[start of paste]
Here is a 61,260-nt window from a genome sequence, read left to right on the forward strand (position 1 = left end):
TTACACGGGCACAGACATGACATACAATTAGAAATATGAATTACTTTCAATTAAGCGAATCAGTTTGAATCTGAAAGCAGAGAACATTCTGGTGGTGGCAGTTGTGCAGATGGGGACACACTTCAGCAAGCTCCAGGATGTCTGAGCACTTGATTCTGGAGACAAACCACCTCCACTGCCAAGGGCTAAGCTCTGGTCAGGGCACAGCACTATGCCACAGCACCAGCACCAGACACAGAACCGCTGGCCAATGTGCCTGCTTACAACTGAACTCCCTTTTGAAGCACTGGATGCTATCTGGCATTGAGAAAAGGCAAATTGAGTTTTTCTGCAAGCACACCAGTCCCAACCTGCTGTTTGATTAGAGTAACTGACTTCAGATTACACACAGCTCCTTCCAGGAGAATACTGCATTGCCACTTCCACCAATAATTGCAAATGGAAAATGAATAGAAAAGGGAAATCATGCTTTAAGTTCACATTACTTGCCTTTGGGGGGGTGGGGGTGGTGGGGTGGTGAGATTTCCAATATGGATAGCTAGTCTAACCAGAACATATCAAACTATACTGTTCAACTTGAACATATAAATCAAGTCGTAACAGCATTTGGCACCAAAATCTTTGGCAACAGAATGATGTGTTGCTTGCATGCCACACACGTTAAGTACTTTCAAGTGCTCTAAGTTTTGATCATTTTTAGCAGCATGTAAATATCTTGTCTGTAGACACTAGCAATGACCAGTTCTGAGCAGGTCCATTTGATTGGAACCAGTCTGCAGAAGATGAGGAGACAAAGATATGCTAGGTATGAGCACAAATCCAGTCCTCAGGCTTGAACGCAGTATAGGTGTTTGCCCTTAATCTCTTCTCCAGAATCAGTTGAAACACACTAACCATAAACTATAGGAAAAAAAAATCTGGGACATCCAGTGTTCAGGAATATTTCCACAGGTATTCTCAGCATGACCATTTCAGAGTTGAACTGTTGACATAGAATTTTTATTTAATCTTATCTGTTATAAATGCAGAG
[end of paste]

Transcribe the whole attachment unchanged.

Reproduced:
Here is a 61,260-nt window from a genome sequence, read left to right on the forward strand (position 1 = left end):
TTACACGGGCACAGACATGACATACAATTAGAAATATGAATTACTTTCAATTAAGCGAATCAGTTTGAATCTGAAAGCAGAGAACATTCTGGTGGTGGCAGTTGTGCAGATGGGGACACACTTCAGCAAGCTCCAGGATGTCTGAGCACTTGATTCTGGAGACAAACCACCTCCACTGCCAAGGGCTAAGCTCTGGTCAGGGCACAGCACTATGCCACAGCACCAGCACCAGACACAGAACCGCTGGCCAATGTGCCTGCTTACAACTGAACTCCCTTTTGAAGCACTGGATGCTATCTGGCATTGAGAAAAGGCAAATTGAGTTTTTCTGCAAGCACACCAGTCCCAACCTGCTGTTTGATTAGAGTAACTGACTTCAGATTACACACAGCTCCTTCCAGGAGAATACTGCATTGCCACTTCCACCAATAATTGCAAATGGAAAATGAATAGAAAAGGGAAATCATGCTTTAAGTTCACATTACTTGCCTTTGGGGGGGTGGGGGTGGTGGGGTGGTGAGATTTCCAATATGGATAGCTAGTCTAACCAGAACATATCAAACTATACTGTTCAACTTGAACATATAAATCAAGTCGTAACAGCATTTGGCACCAAAATCTTTGGCAACAGAATGATGTGTTGCTTGCATGCCACACACGTTAAGTACTTTCAAGTGCTCTAAGTTTTGATCATTTTTAGCAGCATGTAAATATCTTGTCTGTAGACACTAGCAATGACCAGTTCTGAGCAGGTCCATTTGATTGGAACCAGTCTGCAGAAGATGAGGAGACAAAGATATGCTAGGTATGAGCACAAATCCAGTCCTCAGGCTTGAACGCAGTATAGGTGTTTGCCCTTAATCTCTTCTCCAGAATCAGTTGAAACACACTAACCATAAACTATAGGAAAAAAAAATCTGGGACATCCAGTGTTCAGGAATATTTCCACAGGTATTCTCAGCATGACCATTTCAGAGTTGAACTGTTGACATAGAATTTTTATTTAATCTTATCTGTTATAAATGCAGAG